In some ways, the see-saw battle between Sweden and Russia became like a “good-vs-evil” battle to the eyes of many fans (especially those in the Wiener Stadthalle), with war-mongering homophobic Russia threatening to take over and the more politically liberal Sweden becoming the “hero” that prevailed in the end after a suspenseful fight to the finish. This, despite Russia being represented by a pretty blonde with a pretty song about world peace.
Considering his controversy last year, it’s so wonderful to hear his reaction message, “We are all heroes, no matter who we love, who we are, or what we believe in.” It’s a beautiful message, almost at the same level as Conchita’s message when she won last year. Now, will Mans make serious inroads in the European charts the way Loreen’s “Euphoria” did? Early indications seem to point to that direction. Congratulations to a very deserving winner, and hope that like ABBA, this can be a springboard to a serious international career.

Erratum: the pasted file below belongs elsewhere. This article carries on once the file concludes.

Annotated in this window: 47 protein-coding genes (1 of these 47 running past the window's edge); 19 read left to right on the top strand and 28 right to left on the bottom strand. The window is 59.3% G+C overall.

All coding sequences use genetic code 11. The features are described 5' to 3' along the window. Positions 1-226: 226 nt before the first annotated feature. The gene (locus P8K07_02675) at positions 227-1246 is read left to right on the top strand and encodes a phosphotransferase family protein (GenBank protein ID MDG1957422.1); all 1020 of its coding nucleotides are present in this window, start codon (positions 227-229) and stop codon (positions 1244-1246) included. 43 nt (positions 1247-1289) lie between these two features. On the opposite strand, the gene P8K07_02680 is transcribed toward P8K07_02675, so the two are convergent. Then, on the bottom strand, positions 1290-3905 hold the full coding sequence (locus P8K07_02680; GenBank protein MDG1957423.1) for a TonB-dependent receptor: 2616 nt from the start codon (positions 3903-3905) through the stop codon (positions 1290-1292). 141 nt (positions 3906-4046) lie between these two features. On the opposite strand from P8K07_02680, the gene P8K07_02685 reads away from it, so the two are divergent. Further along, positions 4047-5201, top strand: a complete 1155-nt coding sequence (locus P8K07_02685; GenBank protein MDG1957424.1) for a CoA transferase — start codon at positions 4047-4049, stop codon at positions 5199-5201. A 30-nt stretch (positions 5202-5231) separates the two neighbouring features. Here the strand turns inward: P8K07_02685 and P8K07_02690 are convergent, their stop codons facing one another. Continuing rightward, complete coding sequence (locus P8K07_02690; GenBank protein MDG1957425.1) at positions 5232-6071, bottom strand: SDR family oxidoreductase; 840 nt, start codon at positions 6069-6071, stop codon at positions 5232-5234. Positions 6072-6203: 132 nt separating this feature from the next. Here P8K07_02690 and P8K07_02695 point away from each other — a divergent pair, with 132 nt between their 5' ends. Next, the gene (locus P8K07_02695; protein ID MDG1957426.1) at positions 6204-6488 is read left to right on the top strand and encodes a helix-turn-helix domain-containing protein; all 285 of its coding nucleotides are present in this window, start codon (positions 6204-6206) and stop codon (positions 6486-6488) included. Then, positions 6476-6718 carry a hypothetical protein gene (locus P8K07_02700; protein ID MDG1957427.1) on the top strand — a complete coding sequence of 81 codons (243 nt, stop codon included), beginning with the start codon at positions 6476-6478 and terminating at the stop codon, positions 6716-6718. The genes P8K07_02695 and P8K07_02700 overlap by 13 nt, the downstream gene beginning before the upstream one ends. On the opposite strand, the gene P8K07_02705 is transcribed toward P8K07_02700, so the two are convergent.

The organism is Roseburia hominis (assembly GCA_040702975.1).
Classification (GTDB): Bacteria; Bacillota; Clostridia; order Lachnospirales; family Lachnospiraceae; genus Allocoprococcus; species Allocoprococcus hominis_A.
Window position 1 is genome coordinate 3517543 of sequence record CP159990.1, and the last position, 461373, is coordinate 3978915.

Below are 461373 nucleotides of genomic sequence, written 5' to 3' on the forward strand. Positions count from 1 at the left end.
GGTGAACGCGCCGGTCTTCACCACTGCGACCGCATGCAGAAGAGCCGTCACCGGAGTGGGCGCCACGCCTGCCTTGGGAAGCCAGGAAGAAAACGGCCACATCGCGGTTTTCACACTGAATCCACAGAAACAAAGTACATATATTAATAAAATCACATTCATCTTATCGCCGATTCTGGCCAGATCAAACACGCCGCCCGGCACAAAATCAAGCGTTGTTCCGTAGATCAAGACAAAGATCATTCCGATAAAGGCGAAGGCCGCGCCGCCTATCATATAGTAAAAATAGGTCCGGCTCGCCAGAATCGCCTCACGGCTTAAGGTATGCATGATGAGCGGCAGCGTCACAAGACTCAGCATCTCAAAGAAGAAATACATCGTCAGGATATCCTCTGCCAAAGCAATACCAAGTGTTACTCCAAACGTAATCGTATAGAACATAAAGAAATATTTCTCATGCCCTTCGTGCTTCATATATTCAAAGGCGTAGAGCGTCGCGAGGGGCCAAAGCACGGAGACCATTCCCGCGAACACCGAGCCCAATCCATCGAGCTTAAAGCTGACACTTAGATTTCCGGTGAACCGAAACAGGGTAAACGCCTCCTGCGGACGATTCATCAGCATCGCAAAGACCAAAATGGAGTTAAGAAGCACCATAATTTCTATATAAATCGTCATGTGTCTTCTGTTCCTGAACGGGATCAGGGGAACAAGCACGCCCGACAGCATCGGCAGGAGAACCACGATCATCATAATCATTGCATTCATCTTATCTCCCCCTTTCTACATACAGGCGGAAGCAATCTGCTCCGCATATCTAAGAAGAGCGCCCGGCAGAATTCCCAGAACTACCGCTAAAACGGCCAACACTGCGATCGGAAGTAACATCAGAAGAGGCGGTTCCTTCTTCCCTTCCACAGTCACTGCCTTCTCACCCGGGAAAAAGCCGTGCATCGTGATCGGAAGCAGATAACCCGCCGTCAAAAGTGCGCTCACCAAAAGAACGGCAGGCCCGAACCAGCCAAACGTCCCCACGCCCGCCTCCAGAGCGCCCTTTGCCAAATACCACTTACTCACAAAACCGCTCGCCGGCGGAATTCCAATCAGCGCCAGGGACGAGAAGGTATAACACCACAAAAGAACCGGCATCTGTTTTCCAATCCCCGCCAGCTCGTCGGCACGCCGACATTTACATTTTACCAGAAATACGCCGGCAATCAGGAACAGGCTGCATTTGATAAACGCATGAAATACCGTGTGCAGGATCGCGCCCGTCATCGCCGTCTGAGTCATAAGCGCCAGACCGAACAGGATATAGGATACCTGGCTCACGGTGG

P.S. Also looking forward to Sweden hosting next year’s contest–most likely Sweden’s answer to Kathy Griffin, Petra Mede, will return to host, but I wonder how will she top her previous spectacular hosting stint?